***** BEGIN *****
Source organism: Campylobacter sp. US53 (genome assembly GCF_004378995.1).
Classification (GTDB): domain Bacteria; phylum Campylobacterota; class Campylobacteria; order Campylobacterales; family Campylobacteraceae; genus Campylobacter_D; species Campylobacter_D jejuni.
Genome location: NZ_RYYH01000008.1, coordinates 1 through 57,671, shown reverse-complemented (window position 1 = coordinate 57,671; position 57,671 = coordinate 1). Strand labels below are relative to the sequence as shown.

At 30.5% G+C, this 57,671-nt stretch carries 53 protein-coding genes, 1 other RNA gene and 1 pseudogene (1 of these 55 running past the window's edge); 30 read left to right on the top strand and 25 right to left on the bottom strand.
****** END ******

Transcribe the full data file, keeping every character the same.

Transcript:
Source organism: Campylobacter sp. US53 (genome assembly GCF_004378995.1).
Classification (GTDB): domain Bacteria; phylum Campylobacterota; class Campylobacteria; order Campylobacterales; family Campylobacteraceae; genus Campylobacter_D; species Campylobacter_D jejuni.
Genome location: NZ_RYYH01000008.1, coordinates 1 through 57,671, shown reverse-complemented (window position 1 = coordinate 57,671; position 57,671 = coordinate 1). Strand labels below are relative to the sequence as shown.

At 30.5% G+C, this 57,671-nt stretch carries 53 protein-coding genes, 1 other RNA gene and 1 pseudogene (1 of these 55 running past the window's edge); 30 read left to right on the top strand and 25 right to left on the bottom strand.